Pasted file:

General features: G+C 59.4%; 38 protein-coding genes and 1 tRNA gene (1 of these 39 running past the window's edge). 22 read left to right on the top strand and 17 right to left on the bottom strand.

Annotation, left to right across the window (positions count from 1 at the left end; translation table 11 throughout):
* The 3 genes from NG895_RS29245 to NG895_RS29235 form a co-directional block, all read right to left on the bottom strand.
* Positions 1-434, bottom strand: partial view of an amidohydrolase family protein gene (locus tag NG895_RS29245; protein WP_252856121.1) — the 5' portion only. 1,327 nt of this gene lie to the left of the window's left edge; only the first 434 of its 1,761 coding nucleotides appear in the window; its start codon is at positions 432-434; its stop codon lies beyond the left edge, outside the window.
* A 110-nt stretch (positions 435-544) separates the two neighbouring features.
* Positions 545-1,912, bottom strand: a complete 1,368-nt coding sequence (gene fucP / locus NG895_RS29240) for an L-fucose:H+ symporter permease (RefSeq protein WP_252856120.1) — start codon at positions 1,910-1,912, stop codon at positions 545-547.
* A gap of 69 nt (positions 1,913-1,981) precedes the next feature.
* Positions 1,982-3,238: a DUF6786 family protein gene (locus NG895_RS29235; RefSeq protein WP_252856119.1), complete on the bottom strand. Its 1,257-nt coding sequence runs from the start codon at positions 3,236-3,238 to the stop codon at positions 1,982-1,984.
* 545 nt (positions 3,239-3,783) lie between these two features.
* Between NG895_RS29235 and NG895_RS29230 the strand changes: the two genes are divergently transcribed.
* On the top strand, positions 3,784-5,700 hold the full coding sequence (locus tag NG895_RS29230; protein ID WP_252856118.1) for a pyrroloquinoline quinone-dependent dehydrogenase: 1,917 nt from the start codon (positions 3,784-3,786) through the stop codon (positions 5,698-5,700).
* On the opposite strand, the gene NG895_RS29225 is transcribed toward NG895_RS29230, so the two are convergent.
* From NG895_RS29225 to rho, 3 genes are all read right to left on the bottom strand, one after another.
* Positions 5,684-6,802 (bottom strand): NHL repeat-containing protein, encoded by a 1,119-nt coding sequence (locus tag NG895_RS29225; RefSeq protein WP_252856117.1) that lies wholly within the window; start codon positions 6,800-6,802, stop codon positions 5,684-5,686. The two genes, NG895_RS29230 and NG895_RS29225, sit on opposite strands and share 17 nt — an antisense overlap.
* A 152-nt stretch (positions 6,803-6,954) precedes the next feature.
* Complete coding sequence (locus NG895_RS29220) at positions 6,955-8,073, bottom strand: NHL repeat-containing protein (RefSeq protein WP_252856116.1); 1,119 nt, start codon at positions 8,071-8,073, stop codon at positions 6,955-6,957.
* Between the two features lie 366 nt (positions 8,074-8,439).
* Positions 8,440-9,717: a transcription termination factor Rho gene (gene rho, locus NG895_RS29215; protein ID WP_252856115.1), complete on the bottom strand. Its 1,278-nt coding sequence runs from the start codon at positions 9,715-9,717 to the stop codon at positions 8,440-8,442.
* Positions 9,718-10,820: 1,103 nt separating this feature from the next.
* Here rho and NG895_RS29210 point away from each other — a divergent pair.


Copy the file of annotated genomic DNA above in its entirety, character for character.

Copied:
General features: G+C 59.4%; 38 protein-coding genes and 1 tRNA gene (1 of these 39 running past the window's edge). 22 read left to right on the top strand and 17 right to left on the bottom strand.

Annotation, left to right across the window (positions count from 1 at the left end; translation table 11 throughout):
* The 3 genes from NG895_RS29245 to NG895_RS29235 form a co-directional block, all read right to left on the bottom strand.
* Positions 1-434, bottom strand: partial view of an amidohydrolase family protein gene (locus tag NG895_RS29245; protein WP_252856121.1) — the 5' portion only. 1,327 nt of this gene lie to the left of the window's left edge; only the first 434 of its 1,761 coding nucleotides appear in the window; its start codon is at positions 432-434; its stop codon lies beyond the left edge, outside the window.
* A 110-nt stretch (positions 435-544) separates the two neighbouring features.
* Positions 545-1,912, bottom strand: a complete 1,368-nt coding sequence (gene fucP / locus NG895_RS29240) for an L-fucose:H+ symporter permease (RefSeq protein WP_252856120.1) — start codon at positions 1,910-1,912, stop codon at positions 545-547.
* A gap of 69 nt (positions 1,913-1,981) precedes the next feature.
* Positions 1,982-3,238: a DUF6786 family protein gene (locus NG895_RS29235; RefSeq protein WP_252856119.1), complete on the bottom strand. Its 1,257-nt coding sequence runs from the start codon at positions 3,236-3,238 to the stop codon at positions 1,982-1,984.
* 545 nt (positions 3,239-3,783) lie between these two features.
* Between NG895_RS29235 and NG895_RS29230 the strand changes: the two genes are divergently transcribed.
* On the top strand, positions 3,784-5,700 hold the full coding sequence (locus tag NG895_RS29230; protein ID WP_252856118.1) for a pyrroloquinoline quinone-dependent dehydrogenase: 1,917 nt from the start codon (positions 3,784-3,786) through the stop codon (positions 5,698-5,700).
* On the opposite strand, the gene NG895_RS29225 is transcribed toward NG895_RS29230, so the two are convergent.
* From NG895_RS29225 to rho, 3 genes are all read right to left on the bottom strand, one after another.
* Positions 5,684-6,802 (bottom strand): NHL repeat-containing protein, encoded by a 1,119-nt coding sequence (locus tag NG895_RS29225; RefSeq protein WP_252856117.1) that lies wholly within the window; start codon positions 6,800-6,802, stop codon positions 5,684-5,686. The two genes, NG895_RS29230 and NG895_RS29225, sit on opposite strands and share 17 nt — an antisense overlap.
* A 152-nt stretch (positions 6,803-6,954) precedes the next feature.
* Complete coding sequence (locus NG895_RS29220) at positions 6,955-8,073, bottom strand: NHL repeat-containing protein (RefSeq protein WP_252856116.1); 1,119 nt, start codon at positions 8,071-8,073, stop codon at positions 6,955-6,957.
* Between the two features lie 366 nt (positions 8,074-8,439).
* Positions 8,440-9,717: a transcription termination factor Rho gene (gene rho, locus NG895_RS29215; protein ID WP_252856115.1), complete on the bottom strand. Its 1,278-nt coding sequence runs from the start codon at positions 9,715-9,717 to the stop codon at positions 8,440-8,442.
* Positions 9,718-10,820: 1,103 nt separating this feature from the next.
* Here rho and NG895_RS29210 point away from each other — a divergent pair.